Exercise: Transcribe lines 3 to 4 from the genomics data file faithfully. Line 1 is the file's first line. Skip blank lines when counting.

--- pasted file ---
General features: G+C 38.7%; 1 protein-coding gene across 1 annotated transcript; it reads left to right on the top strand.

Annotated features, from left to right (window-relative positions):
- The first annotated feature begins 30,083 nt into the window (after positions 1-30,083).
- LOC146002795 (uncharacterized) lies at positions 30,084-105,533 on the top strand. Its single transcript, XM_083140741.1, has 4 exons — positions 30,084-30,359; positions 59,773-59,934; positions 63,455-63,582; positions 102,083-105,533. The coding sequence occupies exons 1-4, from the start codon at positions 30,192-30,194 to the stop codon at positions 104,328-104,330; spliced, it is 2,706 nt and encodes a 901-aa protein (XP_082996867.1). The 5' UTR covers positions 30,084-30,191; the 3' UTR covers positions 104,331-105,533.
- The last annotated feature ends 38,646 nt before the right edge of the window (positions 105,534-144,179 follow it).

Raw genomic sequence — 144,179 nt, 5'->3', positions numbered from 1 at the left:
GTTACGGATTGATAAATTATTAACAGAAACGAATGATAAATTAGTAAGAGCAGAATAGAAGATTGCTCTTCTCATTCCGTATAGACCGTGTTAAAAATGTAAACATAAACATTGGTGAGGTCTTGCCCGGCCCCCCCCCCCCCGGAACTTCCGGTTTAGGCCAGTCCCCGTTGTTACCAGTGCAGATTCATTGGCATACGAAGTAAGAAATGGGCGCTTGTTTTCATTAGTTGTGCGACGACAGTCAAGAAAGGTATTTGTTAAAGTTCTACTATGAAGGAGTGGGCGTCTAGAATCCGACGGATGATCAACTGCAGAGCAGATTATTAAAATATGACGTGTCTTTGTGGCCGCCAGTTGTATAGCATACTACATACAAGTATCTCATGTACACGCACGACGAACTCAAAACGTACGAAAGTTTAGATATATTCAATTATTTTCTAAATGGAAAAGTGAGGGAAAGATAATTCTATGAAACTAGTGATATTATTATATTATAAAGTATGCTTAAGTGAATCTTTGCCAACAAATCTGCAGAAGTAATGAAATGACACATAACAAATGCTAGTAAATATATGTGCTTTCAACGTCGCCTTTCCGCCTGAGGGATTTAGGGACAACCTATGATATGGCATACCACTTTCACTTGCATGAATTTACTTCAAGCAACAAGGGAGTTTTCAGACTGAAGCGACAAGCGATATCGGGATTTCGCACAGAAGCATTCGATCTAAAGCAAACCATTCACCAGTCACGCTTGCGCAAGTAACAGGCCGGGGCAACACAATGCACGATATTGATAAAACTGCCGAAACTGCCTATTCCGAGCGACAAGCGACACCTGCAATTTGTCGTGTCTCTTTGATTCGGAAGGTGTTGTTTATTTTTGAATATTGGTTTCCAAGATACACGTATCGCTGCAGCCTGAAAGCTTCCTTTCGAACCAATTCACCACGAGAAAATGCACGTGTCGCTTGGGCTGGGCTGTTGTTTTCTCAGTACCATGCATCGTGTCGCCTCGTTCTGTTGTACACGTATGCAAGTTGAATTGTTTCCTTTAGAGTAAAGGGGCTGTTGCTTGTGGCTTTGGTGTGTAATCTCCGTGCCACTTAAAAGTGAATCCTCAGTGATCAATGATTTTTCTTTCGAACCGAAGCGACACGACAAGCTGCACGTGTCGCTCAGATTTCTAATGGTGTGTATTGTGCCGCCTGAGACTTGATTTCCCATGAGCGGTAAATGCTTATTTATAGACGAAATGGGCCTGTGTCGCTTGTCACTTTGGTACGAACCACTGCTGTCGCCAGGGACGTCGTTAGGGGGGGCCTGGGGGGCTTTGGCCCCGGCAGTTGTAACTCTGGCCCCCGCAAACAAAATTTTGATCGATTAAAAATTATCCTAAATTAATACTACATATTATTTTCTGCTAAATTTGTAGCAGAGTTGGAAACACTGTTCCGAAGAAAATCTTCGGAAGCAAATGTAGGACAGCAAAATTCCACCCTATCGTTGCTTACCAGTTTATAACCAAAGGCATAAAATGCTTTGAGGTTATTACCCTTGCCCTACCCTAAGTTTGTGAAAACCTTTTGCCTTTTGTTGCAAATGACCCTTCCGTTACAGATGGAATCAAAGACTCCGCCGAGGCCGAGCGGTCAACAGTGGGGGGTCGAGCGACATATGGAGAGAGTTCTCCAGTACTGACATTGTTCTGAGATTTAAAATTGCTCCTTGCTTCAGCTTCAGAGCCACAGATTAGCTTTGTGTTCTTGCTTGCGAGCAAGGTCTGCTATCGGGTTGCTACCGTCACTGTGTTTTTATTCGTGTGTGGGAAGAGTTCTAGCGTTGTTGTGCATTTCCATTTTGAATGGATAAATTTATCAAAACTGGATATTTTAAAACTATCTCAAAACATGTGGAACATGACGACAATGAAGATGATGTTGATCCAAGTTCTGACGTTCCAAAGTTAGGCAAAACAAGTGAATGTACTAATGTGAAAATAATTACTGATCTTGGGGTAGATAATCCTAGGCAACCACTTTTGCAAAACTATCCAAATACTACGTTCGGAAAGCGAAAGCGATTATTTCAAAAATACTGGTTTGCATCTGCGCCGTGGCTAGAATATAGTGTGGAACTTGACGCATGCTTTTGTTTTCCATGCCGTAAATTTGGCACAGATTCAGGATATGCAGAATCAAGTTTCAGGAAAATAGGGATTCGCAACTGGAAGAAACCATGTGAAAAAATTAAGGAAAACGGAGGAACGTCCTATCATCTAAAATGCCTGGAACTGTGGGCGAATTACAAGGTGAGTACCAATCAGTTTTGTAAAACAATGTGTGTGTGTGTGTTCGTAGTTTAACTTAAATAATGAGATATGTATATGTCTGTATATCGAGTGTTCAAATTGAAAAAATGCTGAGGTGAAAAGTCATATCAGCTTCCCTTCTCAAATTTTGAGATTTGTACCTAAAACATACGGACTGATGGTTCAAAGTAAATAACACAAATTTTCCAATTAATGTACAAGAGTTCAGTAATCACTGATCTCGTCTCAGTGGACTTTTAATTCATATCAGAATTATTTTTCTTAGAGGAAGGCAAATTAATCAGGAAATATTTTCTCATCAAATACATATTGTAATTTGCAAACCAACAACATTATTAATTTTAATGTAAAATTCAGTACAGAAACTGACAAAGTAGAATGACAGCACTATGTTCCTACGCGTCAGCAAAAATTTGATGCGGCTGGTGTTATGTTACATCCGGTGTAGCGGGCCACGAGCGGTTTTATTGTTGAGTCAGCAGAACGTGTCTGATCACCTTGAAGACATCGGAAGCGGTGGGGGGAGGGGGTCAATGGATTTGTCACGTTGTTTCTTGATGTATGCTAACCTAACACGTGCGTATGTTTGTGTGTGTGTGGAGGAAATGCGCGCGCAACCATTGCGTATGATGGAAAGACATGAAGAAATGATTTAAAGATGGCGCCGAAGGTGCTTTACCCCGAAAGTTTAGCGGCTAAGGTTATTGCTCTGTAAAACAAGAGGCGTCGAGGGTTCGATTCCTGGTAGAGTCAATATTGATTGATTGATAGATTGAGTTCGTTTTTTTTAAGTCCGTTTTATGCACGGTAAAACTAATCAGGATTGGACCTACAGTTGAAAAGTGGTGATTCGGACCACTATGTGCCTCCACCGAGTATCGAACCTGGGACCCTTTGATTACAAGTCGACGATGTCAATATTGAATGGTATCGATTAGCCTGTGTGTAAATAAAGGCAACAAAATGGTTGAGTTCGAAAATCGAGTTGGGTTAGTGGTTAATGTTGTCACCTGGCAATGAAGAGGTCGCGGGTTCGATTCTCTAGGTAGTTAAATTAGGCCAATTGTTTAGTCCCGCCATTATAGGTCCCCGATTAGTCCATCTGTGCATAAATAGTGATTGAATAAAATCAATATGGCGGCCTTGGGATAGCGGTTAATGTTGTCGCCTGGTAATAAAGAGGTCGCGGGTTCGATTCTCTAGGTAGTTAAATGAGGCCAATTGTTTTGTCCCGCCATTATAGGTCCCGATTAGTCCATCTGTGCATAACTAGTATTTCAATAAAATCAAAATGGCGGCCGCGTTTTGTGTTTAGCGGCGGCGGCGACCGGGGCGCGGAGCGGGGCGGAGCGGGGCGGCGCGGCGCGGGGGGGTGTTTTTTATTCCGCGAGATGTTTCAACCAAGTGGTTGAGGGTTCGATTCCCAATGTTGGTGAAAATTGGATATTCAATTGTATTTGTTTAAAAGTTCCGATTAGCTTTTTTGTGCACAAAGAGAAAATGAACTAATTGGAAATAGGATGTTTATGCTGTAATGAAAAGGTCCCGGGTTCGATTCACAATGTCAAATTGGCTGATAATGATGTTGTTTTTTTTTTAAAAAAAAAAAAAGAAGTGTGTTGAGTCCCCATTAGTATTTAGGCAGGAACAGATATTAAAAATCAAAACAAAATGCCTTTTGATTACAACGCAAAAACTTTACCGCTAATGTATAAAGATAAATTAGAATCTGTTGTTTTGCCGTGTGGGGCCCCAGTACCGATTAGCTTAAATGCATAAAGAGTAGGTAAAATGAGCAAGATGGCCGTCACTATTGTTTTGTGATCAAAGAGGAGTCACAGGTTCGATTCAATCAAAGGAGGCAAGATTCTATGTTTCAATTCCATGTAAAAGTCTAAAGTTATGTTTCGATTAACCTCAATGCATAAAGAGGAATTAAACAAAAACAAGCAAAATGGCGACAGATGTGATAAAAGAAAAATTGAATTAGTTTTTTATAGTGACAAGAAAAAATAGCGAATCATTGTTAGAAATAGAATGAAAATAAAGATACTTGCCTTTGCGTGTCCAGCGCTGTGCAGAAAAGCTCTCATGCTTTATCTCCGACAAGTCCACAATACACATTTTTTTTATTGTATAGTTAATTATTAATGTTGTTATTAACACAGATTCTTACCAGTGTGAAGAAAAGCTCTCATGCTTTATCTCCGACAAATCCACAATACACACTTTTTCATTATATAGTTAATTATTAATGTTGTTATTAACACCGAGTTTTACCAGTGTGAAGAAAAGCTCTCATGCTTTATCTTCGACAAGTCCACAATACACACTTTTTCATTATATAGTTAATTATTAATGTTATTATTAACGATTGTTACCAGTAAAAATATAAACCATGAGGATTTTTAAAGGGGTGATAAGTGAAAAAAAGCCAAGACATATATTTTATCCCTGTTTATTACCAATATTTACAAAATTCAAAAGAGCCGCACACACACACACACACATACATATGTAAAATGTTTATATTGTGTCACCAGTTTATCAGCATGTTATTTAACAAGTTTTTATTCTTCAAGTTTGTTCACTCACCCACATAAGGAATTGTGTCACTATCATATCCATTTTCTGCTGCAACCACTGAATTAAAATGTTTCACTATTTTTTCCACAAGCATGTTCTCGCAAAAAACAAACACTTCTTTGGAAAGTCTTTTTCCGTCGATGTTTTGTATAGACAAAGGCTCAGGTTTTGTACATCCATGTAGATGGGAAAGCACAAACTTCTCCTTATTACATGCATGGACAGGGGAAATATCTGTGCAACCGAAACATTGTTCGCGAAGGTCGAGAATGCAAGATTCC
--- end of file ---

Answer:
- The first annotated feature begins 30,083 nt into the window (after positions 1-30,083).
- LOC146002795 (uncharacterized) lies at positions 30,084-105,533 on the top strand. Its single transcript, XM_083140741.1, has 4 exons — positions 30,084-30,359; positions 59,773-59,934; positions 63,455-63,582; positions 102,083-105,533. The coding sequence occupies exons 1-4, from the start codon at positions 30,192-30,194 to the stop codon at positions 104,328-104,330; spliced, it is 2,706 nt and encodes a 901-aa protein (XP_082996867.1). The 5' UTR covers positions 30,084-30,191; the 3' UTR covers positions 104,331-105,533.